How to adapt applications and websites to GDPR

All the organisations have to adapt to this new regulation before the end of the month and all the new projects should be compliant. Let´s see its key points and how to start adapting to it.

The main point of GDPR is to ensure that organisations only use personal data in an appropriate way. As part of this they have to be transparent and tell in a clear way how  they are going to use it, allow users to see which data they have about them and have an option to correct and delete it in an automated way.

Some actions to adapt to GDPR:

Organise the existing data: which user information you already have, how you got it, what are you using it for, …

Prepare the texts: include which data you are going to collect, who you are going to share it with, how can users delete it, who is the data protection officer… They have to be clear and easy to read so anyone including children can understand them.

Communicate them: new users will confirm them as part of their registration but you also have to inform your current users for example by email.

Allow to access, correct and delete data: for example a section in the user profile with all the details and edit and delete buttons.

Allow to add or remove consent in a granular way: for example have an option to unsubscribe from specific topics or from all of them.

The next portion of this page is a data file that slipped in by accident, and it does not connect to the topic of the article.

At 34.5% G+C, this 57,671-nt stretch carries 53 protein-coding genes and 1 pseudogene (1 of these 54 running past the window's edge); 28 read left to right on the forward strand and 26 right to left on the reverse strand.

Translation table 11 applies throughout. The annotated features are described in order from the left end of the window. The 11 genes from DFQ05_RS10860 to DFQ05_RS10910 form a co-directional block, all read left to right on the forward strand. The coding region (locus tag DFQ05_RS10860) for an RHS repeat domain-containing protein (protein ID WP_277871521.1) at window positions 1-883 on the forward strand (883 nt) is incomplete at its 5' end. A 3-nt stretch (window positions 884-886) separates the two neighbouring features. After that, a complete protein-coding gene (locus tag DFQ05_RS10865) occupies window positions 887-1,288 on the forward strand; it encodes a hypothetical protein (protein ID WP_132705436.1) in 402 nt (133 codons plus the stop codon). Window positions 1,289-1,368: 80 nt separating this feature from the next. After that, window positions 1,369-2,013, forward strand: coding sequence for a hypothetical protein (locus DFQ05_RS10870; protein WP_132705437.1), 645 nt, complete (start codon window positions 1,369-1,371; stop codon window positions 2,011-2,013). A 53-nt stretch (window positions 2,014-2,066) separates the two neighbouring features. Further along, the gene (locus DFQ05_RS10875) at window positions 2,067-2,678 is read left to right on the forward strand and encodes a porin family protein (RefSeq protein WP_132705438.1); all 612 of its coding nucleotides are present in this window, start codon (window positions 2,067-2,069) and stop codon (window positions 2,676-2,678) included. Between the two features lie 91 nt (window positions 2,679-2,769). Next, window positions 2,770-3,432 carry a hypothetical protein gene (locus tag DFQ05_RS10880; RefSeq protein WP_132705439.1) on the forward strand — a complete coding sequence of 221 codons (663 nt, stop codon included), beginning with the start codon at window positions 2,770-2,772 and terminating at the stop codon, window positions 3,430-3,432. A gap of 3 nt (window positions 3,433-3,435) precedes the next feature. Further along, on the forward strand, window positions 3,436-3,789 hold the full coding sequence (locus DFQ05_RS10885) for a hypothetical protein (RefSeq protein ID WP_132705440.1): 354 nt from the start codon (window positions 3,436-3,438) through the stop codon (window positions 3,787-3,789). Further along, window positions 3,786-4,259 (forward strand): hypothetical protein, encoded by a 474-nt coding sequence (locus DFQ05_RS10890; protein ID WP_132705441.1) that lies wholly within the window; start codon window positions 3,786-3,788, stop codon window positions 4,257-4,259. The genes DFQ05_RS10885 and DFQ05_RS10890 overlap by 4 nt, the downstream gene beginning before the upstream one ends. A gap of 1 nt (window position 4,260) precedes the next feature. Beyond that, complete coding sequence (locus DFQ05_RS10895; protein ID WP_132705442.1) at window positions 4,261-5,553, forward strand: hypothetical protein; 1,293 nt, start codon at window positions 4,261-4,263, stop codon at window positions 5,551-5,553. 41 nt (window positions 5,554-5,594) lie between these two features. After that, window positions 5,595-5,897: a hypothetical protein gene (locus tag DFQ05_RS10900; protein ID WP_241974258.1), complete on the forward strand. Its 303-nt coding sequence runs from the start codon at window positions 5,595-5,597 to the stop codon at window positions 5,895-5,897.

Rethink some actions of your website: you can only use the data for what you have said you are going to, what changes what many websites have done until now. An example is the standard form that you have to fill to download a guide and whose main goal is to get your email address so sales can send you marketing emails. From now on you will have to differentiate the action of downloading the guide from the one of subscribing to the mailing list. You can get more information in pages like this one. Also provide separate consent for different types of processing (e.g. being contacted by phone, email, …), which organisations users allow to share the data with, etc.

Different consent depending on the age: if children can use the platform you will have to get parental or guardian consent.

Differentiate personal and platform data: the user data (name, address, …) is different to the one that relates to the usage of the platform. However consider that if users ask to delete their history of purchases from an online store, for example, the store has to be able to do that.

Individuals’ data in B2B businesses: if your platform is used by people that work for your customers you will have to think how and when to remove the individuals’ data as your customers may need it for different purposes such as payroll or reporting.

When to delete the data: it should only be stored while it is needed, what can be ambiguous on websites where users register and may not enter again in a few months. You have to prepare an automated way to delete it after certain time, for example a few months after the last time the user logged in.

Get ready for data breaches: even if you protect the data in a very secure way, prepare procedures to detect, report and investigate any data breach.

This is just a summary to help you get started with the technical changes. Read as much as you can about it and ask an auditor to verify that your organisation is compliant.

Rafael Borrego

Consultant and security champion specialised in Java, with experience in architecture and team management in both startups and big corporations.

Disclaimer: the posts are based on my own experience and may not reflect the views of my current or any previous employer

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